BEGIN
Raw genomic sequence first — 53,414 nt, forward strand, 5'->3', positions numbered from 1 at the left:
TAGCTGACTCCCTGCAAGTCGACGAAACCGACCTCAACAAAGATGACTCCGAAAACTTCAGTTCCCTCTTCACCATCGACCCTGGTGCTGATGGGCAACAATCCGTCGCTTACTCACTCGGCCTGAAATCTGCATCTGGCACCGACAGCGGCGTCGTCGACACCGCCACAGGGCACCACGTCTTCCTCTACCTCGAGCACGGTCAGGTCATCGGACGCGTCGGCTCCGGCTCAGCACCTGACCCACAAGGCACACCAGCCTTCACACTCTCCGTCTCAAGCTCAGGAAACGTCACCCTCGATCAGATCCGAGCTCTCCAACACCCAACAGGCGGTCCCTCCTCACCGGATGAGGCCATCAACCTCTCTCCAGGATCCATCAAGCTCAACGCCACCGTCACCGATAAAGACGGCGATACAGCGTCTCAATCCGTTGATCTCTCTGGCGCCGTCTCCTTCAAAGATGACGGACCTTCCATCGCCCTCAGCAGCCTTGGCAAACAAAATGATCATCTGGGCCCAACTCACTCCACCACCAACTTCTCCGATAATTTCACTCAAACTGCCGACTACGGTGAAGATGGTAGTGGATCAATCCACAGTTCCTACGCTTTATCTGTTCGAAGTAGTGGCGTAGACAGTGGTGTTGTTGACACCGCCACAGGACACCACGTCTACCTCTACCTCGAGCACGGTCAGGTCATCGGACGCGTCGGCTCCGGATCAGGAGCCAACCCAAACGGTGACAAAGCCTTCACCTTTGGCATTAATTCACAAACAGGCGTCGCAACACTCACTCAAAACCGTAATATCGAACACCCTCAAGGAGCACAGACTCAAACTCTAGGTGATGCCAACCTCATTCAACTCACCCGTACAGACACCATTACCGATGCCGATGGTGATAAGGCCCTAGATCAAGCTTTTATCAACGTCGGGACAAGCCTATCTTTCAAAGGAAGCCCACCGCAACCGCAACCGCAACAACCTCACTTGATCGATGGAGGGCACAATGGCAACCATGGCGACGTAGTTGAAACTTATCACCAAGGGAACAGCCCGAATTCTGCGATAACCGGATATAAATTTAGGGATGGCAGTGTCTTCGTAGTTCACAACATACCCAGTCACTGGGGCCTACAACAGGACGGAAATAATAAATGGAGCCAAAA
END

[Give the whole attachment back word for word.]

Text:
Raw genomic sequence first — 53,414 nt, forward strand, 5'->3', positions numbered from 1 at the left:
TAGCTGACTCCCTGCAAGTCGACGAAACCGACCTCAACAAAGATGACTCCGAAAACTTCAGTTCCCTCTTCACCATCGACCCTGGTGCTGATGGGCAACAATCCGTCGCTTACTCACTCGGCCTGAAATCTGCATCTGGCACCGACAGCGGCGTCGTCGACACCGCCACAGGGCACCACGTCTTCCTCTACCTCGAGCACGGTCAGGTCATCGGACGCGTCGGCTCCGGCTCAGCACCTGACCCACAAGGCACACCAGCCTTCACACTCTCCGTCTCAAGCTCAGGAAACGTCACCCTCGATCAGATCCGAGCTCTCCAACACCCAACAGGCGGTCCCTCCTCACCGGATGAGGCCATCAACCTCTCTCCAGGATCCATCAAGCTCAACGCCACCGTCACCGATAAAGACGGCGATACAGCGTCTCAATCCGTTGATCTCTCTGGCGCCGTCTCCTTCAAAGATGACGGACCTTCCATCGCCCTCAGCAGCCTTGGCAAACAAAATGATCATCTGGGCCCAACTCACTCCACCACCAACTTCTCCGATAATTTCACTCAAACTGCCGACTACGGTGAAGATGGTAGTGGATCAATCCACAGTTCCTACGCTTTATCTGTTCGAAGTAGTGGCGTAGACAGTGGTGTTGTTGACACCGCCACAGGACACCACGTCTACCTCTACCTCGAGCACGGTCAGGTCATCGGACGCGTCGGCTCCGGATCAGGAGCCAACCCAAACGGTGACAAAGCCTTCACCTTTGGCATTAATTCACAAACAGGCGTCGCAACACTCACTCAAAACCGTAATATCGAACACCCTCAAGGAGCACAGACTCAAACTCTAGGTGATGCCAACCTCATTCAACTCACCCGTACAGACACCATTACCGATGCCGATGGTGATAAGGCCCTAGATCAAGCTTTTATCAACGTCGGGACAAGCCTATCTTTCAAAGGAAGCCCACCGCAACCGCAACCGCAACAACCTCACTTGATCGATGGAGGGCACAATGGCAACCATGGCGACGTAGTTGAAACTTATCACCAAGGGAACAGCCCGAATTCTGCGATAACCGGATATAAATTTAGGGATGGCAGTGTCTTCGTAGTTCACAACATACCCAGTCACTGGGGCCTACAACAGGACGGAAATAATAAATGGAGCCAAAA